As I’ve pondered all of this, I thought back to Hebrews 10, which reads in part:

[23]  Let us hold fast the confession of our hope without wavering, for He who promised is faithful. [24]  And let us consider one another in order to stir up love and good works, [25]  not forsaking the assembling of ourselves together, as is the manner of some, but exhorting one another, and so much the more as you see the Day approaching. (NKJV)

I find that to be very helpful in remembering why I get out of bed on Sunday mornings. I’ve had some Sunday morning worship services that really did a lot for me, and I’ve had others, like yesterday, that didn’t. I think that’s the point; it’s not about me. Sure, I’m there, which is part of the point. I’m capable of studying for myself, often on a deeper level that our sermons and classes will go. But Sunday is where I can connect with other members of the congregation. I can share need with them. I can share joys and tribulations with them. We can serve according to our unique gifts (I Cor 12-14.) We can, as Paul (or whoever wrote Hebrews but I think it was Paul) says, we should provoke each other to love and good works. I’ve found over the years that forsaking the assembling of "ourselves together" causes me much more harm that sitting through a few songs I don’t like or a sermon that doesn’t challenge me. If I miss church for a week or two, I can really see a difference in my life and outlook. Going to church is not about having my needs met, it’s about serving.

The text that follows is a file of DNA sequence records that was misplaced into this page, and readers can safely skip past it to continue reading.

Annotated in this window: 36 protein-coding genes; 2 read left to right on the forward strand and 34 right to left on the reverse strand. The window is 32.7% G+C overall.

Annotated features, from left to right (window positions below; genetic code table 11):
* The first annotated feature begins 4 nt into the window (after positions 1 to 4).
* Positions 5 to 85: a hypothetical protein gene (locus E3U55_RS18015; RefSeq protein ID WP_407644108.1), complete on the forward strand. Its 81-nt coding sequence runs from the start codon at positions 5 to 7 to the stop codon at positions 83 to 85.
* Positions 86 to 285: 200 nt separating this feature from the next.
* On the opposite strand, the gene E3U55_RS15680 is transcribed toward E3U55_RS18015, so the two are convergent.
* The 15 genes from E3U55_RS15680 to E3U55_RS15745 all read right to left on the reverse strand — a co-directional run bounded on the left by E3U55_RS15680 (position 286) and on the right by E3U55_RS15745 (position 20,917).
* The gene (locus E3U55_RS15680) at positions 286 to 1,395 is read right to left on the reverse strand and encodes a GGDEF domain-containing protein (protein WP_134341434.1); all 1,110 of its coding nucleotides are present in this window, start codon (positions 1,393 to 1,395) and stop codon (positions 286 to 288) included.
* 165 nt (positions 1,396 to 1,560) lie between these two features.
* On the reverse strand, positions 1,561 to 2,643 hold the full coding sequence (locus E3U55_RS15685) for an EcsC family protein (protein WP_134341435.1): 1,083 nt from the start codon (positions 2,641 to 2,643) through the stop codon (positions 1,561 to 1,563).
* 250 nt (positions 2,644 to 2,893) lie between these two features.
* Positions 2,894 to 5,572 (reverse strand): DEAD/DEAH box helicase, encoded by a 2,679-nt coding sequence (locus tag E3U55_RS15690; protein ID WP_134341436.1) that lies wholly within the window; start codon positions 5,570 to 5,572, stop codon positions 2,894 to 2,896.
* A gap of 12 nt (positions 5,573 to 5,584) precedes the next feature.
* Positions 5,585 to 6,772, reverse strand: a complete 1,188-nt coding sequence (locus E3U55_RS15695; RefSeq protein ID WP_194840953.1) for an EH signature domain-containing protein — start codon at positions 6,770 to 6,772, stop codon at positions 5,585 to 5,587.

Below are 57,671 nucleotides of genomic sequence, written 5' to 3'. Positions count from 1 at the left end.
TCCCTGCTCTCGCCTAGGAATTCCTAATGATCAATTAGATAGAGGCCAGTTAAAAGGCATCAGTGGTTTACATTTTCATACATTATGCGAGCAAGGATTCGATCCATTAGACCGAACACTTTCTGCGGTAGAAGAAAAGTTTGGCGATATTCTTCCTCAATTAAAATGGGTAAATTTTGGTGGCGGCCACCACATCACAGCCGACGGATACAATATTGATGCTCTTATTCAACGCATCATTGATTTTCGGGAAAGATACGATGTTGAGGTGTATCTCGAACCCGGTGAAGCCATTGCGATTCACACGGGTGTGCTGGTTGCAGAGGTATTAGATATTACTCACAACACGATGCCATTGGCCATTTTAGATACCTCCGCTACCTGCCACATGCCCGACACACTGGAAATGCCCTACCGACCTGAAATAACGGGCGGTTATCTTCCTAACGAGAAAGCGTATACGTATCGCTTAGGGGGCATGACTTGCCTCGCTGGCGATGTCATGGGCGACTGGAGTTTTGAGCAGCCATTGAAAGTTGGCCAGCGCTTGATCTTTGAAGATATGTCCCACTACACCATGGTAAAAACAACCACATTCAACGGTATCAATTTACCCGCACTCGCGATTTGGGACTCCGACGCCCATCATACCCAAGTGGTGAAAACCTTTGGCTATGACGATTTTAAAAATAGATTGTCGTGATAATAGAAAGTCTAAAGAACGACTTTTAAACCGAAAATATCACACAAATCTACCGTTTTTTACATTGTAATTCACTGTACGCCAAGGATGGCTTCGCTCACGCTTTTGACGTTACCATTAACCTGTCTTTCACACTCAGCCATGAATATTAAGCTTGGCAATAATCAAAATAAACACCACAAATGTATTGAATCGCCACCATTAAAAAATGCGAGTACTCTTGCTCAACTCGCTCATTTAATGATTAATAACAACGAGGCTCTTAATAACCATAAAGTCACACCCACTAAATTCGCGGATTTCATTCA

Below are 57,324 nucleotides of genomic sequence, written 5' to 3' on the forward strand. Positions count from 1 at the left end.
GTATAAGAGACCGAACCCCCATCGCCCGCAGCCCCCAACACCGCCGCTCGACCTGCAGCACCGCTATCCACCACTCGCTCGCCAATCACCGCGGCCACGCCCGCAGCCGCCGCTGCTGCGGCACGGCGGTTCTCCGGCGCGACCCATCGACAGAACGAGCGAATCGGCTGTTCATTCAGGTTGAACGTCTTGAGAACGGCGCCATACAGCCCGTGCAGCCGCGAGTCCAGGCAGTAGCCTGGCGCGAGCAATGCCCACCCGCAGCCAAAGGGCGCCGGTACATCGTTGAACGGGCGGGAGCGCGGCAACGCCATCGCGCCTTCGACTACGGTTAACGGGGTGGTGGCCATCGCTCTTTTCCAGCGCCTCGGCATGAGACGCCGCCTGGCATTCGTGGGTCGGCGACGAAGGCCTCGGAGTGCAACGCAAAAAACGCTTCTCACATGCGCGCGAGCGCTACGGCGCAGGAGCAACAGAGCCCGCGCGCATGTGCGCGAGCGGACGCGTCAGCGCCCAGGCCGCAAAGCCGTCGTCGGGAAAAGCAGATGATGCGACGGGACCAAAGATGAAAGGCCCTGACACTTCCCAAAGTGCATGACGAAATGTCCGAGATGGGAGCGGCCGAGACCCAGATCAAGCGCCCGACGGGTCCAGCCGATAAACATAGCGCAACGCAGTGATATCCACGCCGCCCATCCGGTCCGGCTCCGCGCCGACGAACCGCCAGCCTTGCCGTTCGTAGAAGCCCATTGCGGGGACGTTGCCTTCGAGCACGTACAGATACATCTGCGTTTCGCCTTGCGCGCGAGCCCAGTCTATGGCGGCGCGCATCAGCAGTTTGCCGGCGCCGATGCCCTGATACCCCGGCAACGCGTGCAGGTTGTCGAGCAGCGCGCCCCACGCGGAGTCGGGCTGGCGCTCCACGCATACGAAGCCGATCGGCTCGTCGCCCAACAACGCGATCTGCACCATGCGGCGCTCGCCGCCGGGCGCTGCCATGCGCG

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Memorial Day Thoughts

I hate to think that this post will soon be eclipsed by others that I hope to write, but I wanted to commit my thoughts to some form of permanence. I’ve said before that lately I have little use for holidays and ceremonies, which is why I ended up being dragged practically kicking and screaming out the door this morning. We spent the weekend with my in-laws. They only live 14 miles from us, but the gas starts to add up at $3.75 a gallon going back and forth. We’re hoping to sell our house and take over theirs, and I hoped this weekend for us to be able to get some work done towards moving into their house. I also needed to get the grass cut, but obviously we’re getting to the point where I really can’t spare the gas to make an extra trip to their house any longer. My mother in law hasn’t been to church in a while, and appreciated the chance to go with us since we were here and able to take her.